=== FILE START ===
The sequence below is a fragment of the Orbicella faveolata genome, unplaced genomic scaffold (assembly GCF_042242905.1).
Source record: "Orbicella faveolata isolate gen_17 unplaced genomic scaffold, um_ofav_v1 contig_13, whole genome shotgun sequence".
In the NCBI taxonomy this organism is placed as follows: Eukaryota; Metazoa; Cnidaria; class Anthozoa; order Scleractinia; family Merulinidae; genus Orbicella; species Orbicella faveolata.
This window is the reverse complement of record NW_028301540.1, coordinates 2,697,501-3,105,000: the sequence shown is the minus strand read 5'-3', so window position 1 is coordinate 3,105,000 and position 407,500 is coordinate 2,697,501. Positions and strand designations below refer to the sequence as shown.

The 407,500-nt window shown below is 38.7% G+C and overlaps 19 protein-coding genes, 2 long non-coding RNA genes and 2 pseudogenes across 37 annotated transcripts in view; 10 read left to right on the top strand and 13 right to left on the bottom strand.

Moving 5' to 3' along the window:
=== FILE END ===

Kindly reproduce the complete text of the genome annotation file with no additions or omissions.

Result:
The sequence below is a fragment of the Orbicella faveolata genome, unplaced genomic scaffold (assembly GCF_042242905.1).
Source record: "Orbicella faveolata isolate gen_17 unplaced genomic scaffold, um_ofav_v1 contig_13, whole genome shotgun sequence".
In the NCBI taxonomy this organism is placed as follows: Eukaryota; Metazoa; Cnidaria; class Anthozoa; order Scleractinia; family Merulinidae; genus Orbicella; species Orbicella faveolata.
This window is the reverse complement of record NW_028301540.1, coordinates 2,697,501-3,105,000: the sequence shown is the minus strand read 5'-3', so window position 1 is coordinate 3,105,000 and position 407,500 is coordinate 2,697,501. Positions and strand designations below refer to the sequence as shown.

The 407,500-nt window shown below is 38.7% G+C and overlaps 19 protein-coding genes, 2 long non-coding RNA genes and 2 pseudogenes across 37 annotated transcripts in view; 10 read left to right on the top strand and 13 right to left on the bottom strand.

Moving 5' to 3' along the window: